There's always a risk in hiring employees straight out of college. It can be pretty rough adjusting to a normal adult lifestyle (shaving, bathing, not beginning and ending every sentence with the word "dude"), let alone taking in all the wondrous monotony of the 9-to-5 office job. Many large companies will bring in graduates with the goal of attrition: they'll instill such hopelessness in their impressionable minds that they'll never have the desire or motivation to leave. Other companies, such as Federico's, hire recent grads as a "community service", giving them the skills and experience they need to excel in their career. Well, that, and those with no work experience tend to work for next-to nothing.

In Federico's experience, recent graduates are hit-and-miss. Usually miss; the company just doesn't the resources to adequately coach and mentor new blood. But one particular new hire ("Steve") showed a lot of potential: he graduated magna cum laude, completed two internships, and was very well spoken. I believe there were only four instances of the word "dude" throughout the entire interview process.

Steve was put on the Expense Report System: a one-person, low-priority, internal web-application. No one really had the time to look over him, so his manager simply gave him the specs, a very loose deadline, and asked for weekly demonstrations of his progress. The first two weeks were a bit slow -- as expected -- but after that, Steve really starting going. Week after week, he nailed deadlines for individual modules. Heck, he even came ahead of schedule for a few. Everyone was happy.

With two weeks left before implementation, Steve's manager asked Federico to look over the code and make sure everything would be okay for deployment. Federico reported back that there'd be a few problems. Primarily, there was no server-side code on any of the pages: for the past few months, Steve had only been creating elaborate, faked-out demonstrations using HTML and JavaScript. The reason his progress was improving so much was just getting better at making demos. When they asked Steve about this, he simply replied, "but I thought you wanted demonstrations?"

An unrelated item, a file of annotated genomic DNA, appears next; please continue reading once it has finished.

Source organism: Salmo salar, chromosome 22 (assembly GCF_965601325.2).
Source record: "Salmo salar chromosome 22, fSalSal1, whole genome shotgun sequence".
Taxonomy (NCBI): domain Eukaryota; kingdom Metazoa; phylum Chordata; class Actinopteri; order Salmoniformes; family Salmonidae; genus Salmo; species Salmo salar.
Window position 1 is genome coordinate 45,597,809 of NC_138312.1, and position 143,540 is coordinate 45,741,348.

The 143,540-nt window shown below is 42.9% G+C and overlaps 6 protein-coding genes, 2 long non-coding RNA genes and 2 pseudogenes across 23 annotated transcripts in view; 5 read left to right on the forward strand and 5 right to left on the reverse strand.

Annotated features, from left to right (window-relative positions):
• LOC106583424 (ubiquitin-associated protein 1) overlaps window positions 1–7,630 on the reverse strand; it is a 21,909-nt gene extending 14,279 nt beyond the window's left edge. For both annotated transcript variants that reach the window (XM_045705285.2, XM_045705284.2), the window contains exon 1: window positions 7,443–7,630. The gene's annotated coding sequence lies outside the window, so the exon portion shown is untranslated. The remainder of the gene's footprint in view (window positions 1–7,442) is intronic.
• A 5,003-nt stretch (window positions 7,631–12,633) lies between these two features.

Obviously, Steve needed a bit of coaching (to say the least), so Federico was assigned to work closely with him. Of course, Federico wasn't allotted any additional hours to do this, but he did the best he could by providing examples of database access and internationalization (as the application needed to be in both English and Spanish), and periodically reviewing the code. After a few months, everything looked pretty good and the application was deployed. A week later, Steve put in his two-days notice and, armed with nearly half a year of real-world experience, he headed towards greener pastures.

A new graduate was eventually brought in to maintain the Expense Report System. "Dude," he said to Federico on his first day, "this is some really messed-up way to do internationalization, dude!"

Federico was a bit surprised to hear this, as the examples he provided Steve were a very standard way of supporting two languages. He asked the new guy what exactly was wrong with the way it was done. "Dude," he replied, "he just copied every single page in the application, changed the file names to a "2" (like, createInvoice2.asp), and translated the text -- and heck, even the function and variable names -- on the pages to Spanish. Duuuuude."

Duuuuude, indeed.

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